1. It also comes down to the fact that previously, LEO were charged $72 (??) by Telstra for metadata, so unless they were sure it was going to help they never bothered asking for it due to cost constraints. Now (to my knowledge) it’s free.

  2. In before 50% of the requests were from a foreign entity hacking into a local system and using it for corporate espionage against Australian Companies.

    Think, if our intelligence can be hacked to retrieve Obama’s passport scans when he was here this year* … you think a log of IP meta data is going to be hard to get? (especially if it is more widely available).

    Security sometimes can be insecurity, and I think we f*cked up with this.

  3. Grant them the powers and they will use it. Next the stories of abuse (always happens).

    OT following Renai’s request of g.fast info BT announced 5gbps over two pairs copper at 35m. 1gbps at 100m. Speeds continue to improve (despite unsupported claims to the contrary):

    “If you look back 10 years ago we were still playing with ADSL at scale, and if someone said you’d be looking at shipping 1Gbps services you’d be told you were crazy, but there’s definitely more road to go on [with copper]”

    • Gfast is only useful for FTTdp or FTTB. To make it useful for FTTN you would have to install and operate vastly more node cabinets than is financially justifiable considering the cost of simply running fibre up to the building.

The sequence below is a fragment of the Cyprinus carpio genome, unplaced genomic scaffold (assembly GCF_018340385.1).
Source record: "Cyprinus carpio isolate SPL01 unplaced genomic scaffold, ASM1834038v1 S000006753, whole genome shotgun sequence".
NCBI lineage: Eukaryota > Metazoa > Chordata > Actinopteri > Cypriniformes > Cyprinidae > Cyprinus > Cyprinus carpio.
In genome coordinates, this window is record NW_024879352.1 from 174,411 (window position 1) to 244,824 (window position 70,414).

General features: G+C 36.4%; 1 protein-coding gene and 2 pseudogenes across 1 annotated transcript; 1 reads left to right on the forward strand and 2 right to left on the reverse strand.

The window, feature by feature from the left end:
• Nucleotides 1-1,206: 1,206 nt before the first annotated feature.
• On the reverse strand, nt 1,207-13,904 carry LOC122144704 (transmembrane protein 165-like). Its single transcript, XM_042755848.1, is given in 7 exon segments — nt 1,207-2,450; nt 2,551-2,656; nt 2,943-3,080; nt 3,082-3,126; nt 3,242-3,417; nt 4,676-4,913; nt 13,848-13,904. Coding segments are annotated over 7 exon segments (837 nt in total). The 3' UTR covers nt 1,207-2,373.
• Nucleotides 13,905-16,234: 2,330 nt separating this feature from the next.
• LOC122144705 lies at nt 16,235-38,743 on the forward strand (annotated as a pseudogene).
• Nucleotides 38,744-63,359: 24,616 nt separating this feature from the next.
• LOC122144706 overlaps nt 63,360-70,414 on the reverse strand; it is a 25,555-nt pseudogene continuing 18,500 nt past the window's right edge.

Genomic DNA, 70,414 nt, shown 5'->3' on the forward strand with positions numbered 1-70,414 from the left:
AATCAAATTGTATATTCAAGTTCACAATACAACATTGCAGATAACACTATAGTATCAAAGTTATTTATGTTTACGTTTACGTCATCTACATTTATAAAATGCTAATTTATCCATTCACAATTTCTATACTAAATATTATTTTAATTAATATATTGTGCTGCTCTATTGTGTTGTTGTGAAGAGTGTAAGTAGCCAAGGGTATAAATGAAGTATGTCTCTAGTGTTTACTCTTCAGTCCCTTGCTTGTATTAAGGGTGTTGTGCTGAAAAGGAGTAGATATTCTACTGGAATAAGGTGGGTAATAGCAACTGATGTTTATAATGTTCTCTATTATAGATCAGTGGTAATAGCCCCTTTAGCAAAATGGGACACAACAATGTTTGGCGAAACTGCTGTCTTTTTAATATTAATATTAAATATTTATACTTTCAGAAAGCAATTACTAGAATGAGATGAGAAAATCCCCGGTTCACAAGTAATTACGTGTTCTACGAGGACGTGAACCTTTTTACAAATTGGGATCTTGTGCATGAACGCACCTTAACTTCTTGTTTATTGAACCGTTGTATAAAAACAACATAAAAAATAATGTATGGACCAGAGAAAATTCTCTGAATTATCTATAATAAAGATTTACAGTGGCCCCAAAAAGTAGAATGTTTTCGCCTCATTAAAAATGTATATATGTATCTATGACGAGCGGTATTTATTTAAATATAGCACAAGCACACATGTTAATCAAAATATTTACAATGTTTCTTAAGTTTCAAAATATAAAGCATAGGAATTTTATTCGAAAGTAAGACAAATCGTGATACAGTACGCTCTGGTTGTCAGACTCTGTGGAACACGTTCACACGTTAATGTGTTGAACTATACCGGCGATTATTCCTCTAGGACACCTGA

But I hope Renai simply deletes this post and yours – you don’t need to go hijacking every comments page, Richard.

    • You don’t get out much do you Richard. A couple of us worked out how many node cabinets you would need to run G Fast all over Australia.

      Our answer: approx 2 million. That is over 4 times how many node cabinets even Bill Morrow says is the upper limit in terms of costs and practicalities.

      So good luck with that Richard. Happy to shoot you down in flames as usual. Just the kind of guy I am. Bring us some facts some time. You might enjoy the fact feeling. Facts don’t hurt. I promise.

    • Richard how fast is g.fast over 500m or 1km? you always say speed is improving over distance.

  4. Yay, so that’s one in every thirty Australians had their metadata accessed. Good job guys!

  5. This is what happens when police have unfettered access to this information without judicial oversight as do local councils who may use this information to see if your phone was in an area if you ever dispute something.
    This information can be used for personal vendettas or stalking even more easily than individual police officers can and have in the past.

  6. Whoops. This is a howler of an error. The Fairfax report is comparing the figures from a 2012-13 AGD report to figures from a 2014-15 ACMA report. So, first of all, it’s a 2-year gap, not a 1-year gap. Second of all, the data sources are mismatched. Comparing data from different sets is usually a bad idea. Third of all, if you actually compare the right data sets and years, it’s a bit over 1% increase in requests (AGD), and a 3.7% increase in disclosures (ACMA).

    So, there goes the premise of both articles, really.

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